Students and professors at the University of Illinois decided to rally for Barack Obama on the Urbana-Champaign campus Thursday to make clear their stand on an increasingly controversial question as the November elections approach: Is it legal for employees and students at state colleges to express support for political candidates while on campus?
The university's administration has sparked outrage by telling faculty, staff and graduate students that a 5-year-old state law designed to prevent state workers from campaigning for candidates on state time or with state resources meant they could not express support for candidates or parties through pins, T-shirts or bumper stickers while on campus. Nor could they attend any political rally or event on campus, the administration said.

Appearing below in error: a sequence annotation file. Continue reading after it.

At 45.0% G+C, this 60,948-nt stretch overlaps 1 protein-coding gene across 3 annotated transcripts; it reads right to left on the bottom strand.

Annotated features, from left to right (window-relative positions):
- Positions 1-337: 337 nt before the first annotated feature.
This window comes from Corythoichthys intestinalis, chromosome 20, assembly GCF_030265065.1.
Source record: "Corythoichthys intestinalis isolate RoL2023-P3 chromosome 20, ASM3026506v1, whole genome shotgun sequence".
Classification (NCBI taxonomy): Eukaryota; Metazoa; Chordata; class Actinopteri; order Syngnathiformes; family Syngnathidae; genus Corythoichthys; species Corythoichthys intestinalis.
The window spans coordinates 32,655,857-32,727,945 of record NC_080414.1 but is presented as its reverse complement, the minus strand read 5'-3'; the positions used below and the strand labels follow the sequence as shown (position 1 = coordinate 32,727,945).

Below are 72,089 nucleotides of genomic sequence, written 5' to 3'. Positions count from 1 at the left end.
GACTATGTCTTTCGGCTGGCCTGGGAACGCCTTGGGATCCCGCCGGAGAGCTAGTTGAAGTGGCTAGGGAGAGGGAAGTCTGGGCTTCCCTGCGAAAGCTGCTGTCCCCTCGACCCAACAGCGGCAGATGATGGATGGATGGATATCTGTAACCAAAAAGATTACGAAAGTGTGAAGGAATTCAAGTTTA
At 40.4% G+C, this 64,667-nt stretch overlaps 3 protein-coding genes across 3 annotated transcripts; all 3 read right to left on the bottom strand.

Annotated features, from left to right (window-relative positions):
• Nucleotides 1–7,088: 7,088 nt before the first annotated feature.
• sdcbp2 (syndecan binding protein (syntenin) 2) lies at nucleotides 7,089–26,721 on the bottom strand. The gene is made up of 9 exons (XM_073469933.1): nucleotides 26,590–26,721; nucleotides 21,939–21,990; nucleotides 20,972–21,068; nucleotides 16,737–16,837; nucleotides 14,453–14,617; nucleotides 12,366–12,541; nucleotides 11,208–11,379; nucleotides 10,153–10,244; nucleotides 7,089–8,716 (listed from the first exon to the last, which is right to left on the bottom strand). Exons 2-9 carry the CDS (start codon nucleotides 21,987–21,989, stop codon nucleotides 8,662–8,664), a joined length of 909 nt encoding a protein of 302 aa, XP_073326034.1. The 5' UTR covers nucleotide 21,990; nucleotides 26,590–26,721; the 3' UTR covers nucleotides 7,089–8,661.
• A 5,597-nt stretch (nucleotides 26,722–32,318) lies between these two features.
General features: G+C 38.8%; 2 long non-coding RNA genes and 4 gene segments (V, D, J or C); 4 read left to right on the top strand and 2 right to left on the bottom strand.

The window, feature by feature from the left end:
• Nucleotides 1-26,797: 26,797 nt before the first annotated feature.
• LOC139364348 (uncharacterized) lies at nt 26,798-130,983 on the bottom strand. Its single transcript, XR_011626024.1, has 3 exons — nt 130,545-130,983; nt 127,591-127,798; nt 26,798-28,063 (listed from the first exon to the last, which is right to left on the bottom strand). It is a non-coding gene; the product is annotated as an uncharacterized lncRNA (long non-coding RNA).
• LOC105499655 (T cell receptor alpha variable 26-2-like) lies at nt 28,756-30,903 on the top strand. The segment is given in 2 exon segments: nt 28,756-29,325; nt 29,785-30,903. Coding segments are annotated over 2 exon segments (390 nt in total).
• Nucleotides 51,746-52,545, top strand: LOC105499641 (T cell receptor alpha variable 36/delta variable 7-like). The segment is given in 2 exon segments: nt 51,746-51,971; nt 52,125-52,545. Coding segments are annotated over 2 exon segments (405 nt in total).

"They're trying to control our bodies and our voices any time we're on campus. These policies are clearly a violation of our 1st Amendment rights," said Dan Colson, an English graduate student who, along with other students, professors and free-speech experts, has lashed out.